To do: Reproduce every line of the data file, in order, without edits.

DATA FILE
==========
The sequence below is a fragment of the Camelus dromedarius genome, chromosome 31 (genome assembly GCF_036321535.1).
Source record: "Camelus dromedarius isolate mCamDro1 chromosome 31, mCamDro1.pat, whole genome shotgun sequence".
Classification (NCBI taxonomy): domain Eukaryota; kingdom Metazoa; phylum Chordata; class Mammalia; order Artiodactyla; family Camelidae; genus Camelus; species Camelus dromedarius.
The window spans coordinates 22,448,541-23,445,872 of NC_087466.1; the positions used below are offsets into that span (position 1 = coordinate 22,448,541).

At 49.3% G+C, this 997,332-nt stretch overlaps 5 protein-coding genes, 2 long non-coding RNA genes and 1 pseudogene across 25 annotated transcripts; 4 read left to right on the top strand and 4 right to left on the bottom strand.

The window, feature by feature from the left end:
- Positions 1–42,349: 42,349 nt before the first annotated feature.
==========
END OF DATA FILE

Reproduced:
The sequence below is a fragment of the Camelus dromedarius genome, chromosome 31 (genome assembly GCF_036321535.1).
Source record: "Camelus dromedarius isolate mCamDro1 chromosome 31, mCamDro1.pat, whole genome shotgun sequence".
Classification (NCBI taxonomy): domain Eukaryota; kingdom Metazoa; phylum Chordata; class Mammalia; order Artiodactyla; family Camelidae; genus Camelus; species Camelus dromedarius.
The window spans coordinates 22,448,541-23,445,872 of NC_087466.1; the positions used below are offsets into that span (position 1 = coordinate 22,448,541).

At 49.3% G+C, this 997,332-nt stretch overlaps 5 protein-coding genes, 2 long non-coding RNA genes and 1 pseudogene across 25 annotated transcripts; 4 read left to right on the top strand and 4 right to left on the bottom strand.

The window, feature by feature from the left end:
- Positions 1–42,349: 42,349 nt before the first annotated feature.